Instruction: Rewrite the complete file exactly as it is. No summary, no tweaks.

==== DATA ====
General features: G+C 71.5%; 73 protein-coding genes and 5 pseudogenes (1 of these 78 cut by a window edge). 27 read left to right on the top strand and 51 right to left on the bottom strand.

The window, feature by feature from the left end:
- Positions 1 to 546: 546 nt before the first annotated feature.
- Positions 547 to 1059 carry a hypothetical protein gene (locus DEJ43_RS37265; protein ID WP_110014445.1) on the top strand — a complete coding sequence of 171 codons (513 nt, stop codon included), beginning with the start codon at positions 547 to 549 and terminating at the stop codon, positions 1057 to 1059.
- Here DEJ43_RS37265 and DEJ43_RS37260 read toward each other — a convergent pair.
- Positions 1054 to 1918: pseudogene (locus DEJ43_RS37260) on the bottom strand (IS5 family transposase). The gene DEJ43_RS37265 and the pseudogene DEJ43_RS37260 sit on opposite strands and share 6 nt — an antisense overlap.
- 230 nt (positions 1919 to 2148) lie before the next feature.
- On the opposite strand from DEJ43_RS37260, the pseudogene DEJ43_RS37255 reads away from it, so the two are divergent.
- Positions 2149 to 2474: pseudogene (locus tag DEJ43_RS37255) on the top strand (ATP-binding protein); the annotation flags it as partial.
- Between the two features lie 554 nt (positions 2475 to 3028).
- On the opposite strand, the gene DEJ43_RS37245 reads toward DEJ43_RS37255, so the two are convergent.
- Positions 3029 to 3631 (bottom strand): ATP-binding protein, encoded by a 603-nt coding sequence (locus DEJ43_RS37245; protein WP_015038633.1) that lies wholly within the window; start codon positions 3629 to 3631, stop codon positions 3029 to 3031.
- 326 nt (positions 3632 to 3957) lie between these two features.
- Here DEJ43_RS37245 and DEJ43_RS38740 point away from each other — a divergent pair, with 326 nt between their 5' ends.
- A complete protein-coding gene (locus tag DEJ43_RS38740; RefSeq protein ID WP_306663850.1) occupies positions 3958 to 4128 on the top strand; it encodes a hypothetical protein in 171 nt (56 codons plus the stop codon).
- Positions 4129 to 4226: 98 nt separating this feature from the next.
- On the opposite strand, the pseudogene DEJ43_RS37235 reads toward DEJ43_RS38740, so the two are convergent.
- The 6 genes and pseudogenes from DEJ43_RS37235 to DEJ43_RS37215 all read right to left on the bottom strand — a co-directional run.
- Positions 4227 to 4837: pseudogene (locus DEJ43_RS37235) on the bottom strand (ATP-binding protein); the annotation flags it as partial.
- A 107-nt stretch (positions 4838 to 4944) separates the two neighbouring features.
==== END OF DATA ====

General features: G+C 71.5%; 73 protein-coding genes and 5 pseudogenes (1 of these 78 cut by a window edge). 27 read left to right on the top strand and 51 right to left on the bottom strand.

The window, feature by feature from the left end:
- Positions 1 to 546: 546 nt before the first annotated feature.
- Positions 547 to 1059 carry a hypothetical protein gene (locus DEJ43_RS37265; protein ID WP_110014445.1) on the top strand — a complete coding sequence of 171 codons (513 nt, stop codon included), beginning with the start codon at positions 547 to 549 and terminating at the stop codon, positions 1057 to 1059.
- Here DEJ43_RS37265 and DEJ43_RS37260 read toward each other — a convergent pair.
- Positions 1054 to 1918: pseudogene (locus DEJ43_RS37260) on the bottom strand (IS5 family transposase). The gene DEJ43_RS37265 and the pseudogene DEJ43_RS37260 sit on opposite strands and share 6 nt — an antisense overlap.
- 230 nt (positions 1919 to 2148) lie before the next feature.
- On the opposite strand from DEJ43_RS37260, the pseudogene DEJ43_RS37255 reads away from it, so the two are divergent.
- Positions 2149 to 2474: pseudogene (locus tag DEJ43_RS37255) on the top strand (ATP-binding protein); the annotation flags it as partial.
- Between the two features lie 554 nt (positions 2475 to 3028).
- On the opposite strand, the gene DEJ43_RS37245 reads toward DEJ43_RS37255, so the two are convergent.
- Positions 3029 to 3631 (bottom strand): ATP-binding protein, encoded by a 603-nt coding sequence (locus DEJ43_RS37245; protein WP_015038633.1) that lies wholly within the window; start codon positions 3629 to 3631, stop codon positions 3029 to 3031.
- 326 nt (positions 3632 to 3957) lie between these two features.
- Here DEJ43_RS37245 and DEJ43_RS38740 point away from each other — a divergent pair, with 326 nt between their 5' ends.
- A complete protein-coding gene (locus tag DEJ43_RS38740; RefSeq protein ID WP_306663850.1) occupies positions 3958 to 4128 on the top strand; it encodes a hypothetical protein in 171 nt (56 codons plus the stop codon).
- Positions 4129 to 4226: 98 nt separating this feature from the next.
- On the opposite strand, the pseudogene DEJ43_RS37235 reads toward DEJ43_RS38740, so the two are convergent.
- The 6 genes and pseudogenes from DEJ43_RS37235 to DEJ43_RS37215 all read right to left on the bottom strand — a co-directional run.
- Positions 4227 to 4837: pseudogene (locus DEJ43_RS37235) on the bottom strand (ATP-binding protein); the annotation flags it as partial.
- A 107-nt stretch (positions 4838 to 4944) separates the two neighbouring features.